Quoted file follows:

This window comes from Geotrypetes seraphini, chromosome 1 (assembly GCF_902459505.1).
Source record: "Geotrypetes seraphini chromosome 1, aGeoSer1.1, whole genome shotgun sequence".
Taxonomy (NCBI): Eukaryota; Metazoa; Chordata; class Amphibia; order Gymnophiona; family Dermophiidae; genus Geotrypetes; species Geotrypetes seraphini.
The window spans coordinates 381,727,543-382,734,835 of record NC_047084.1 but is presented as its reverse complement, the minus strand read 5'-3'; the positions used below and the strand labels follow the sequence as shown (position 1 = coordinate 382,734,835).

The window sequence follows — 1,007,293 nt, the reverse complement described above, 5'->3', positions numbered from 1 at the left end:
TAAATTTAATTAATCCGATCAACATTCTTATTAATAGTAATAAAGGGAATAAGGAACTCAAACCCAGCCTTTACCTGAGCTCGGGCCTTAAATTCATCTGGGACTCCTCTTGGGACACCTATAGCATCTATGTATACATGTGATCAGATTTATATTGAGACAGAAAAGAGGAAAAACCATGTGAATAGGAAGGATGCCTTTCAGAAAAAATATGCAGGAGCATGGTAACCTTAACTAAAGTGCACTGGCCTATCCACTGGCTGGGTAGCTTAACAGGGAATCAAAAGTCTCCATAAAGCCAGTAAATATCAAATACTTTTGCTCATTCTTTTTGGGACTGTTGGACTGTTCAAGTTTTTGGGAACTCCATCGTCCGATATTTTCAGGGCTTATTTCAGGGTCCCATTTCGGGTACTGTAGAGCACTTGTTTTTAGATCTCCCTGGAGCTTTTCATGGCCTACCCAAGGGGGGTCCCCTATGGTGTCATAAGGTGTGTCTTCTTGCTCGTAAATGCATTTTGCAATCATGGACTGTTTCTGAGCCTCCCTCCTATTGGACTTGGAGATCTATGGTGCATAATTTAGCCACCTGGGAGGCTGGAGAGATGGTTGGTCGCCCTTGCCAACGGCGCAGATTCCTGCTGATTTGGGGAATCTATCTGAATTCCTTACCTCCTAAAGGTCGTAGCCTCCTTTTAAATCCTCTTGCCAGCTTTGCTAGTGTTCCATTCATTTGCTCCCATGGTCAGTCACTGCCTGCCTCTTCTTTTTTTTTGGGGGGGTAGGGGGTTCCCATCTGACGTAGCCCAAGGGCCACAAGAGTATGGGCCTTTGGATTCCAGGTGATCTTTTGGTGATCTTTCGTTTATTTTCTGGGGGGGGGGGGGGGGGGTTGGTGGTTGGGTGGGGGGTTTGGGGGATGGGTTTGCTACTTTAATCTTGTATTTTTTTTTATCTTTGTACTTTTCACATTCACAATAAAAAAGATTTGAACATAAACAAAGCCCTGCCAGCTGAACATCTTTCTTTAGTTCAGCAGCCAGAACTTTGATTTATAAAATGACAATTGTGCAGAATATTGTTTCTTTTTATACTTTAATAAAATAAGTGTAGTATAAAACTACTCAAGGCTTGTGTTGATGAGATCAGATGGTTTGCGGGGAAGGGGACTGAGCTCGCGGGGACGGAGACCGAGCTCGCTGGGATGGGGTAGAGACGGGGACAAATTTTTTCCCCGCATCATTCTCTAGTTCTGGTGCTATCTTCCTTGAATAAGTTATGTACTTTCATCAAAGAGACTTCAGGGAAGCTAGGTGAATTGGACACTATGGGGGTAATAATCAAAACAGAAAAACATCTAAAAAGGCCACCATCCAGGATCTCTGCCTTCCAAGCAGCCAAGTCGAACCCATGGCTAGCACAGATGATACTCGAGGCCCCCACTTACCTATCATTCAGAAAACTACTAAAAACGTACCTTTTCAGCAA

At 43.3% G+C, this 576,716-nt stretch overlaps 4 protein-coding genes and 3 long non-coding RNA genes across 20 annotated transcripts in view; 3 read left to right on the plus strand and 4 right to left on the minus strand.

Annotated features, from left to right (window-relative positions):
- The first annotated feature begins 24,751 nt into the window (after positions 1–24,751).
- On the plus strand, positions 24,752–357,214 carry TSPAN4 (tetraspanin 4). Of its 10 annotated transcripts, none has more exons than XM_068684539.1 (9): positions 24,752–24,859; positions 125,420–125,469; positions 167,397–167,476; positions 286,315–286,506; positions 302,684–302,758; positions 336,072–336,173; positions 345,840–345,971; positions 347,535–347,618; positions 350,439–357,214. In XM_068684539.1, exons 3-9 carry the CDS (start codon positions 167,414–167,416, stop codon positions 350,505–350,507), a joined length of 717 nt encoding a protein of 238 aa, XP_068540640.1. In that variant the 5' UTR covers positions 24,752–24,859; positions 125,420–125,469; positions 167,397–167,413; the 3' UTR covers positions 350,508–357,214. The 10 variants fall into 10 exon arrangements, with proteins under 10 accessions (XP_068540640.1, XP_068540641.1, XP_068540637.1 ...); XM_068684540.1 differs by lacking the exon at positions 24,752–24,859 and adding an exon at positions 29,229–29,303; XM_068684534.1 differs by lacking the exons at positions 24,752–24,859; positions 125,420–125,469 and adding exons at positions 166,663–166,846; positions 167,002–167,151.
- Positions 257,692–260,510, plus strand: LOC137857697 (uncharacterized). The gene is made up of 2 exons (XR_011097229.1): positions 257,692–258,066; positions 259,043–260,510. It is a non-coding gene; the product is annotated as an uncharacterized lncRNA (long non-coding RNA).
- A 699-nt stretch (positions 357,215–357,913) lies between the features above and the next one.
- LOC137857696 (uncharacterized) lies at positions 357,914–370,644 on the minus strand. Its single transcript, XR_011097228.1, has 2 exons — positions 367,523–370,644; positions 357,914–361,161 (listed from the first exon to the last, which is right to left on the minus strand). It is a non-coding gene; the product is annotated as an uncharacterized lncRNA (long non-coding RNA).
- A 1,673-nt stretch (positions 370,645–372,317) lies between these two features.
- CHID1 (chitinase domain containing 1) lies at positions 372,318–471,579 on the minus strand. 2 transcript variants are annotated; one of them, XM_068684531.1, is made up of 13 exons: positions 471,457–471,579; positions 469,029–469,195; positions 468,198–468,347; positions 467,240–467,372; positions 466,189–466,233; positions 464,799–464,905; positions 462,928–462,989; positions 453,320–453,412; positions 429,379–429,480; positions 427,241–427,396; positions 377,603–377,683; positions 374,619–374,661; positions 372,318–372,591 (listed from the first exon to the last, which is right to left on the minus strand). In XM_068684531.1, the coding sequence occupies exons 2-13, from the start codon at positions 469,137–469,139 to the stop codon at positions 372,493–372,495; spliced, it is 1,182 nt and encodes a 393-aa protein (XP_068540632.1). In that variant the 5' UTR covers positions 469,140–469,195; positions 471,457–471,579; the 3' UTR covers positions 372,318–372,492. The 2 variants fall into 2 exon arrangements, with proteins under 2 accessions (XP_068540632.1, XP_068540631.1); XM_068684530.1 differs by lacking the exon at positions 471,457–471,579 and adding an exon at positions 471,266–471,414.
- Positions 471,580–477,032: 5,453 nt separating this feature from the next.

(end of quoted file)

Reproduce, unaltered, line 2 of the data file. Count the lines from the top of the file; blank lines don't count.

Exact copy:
Source record: "Geotrypetes seraphini chromosome 1, aGeoSer1.1, whole genome shotgun sequence".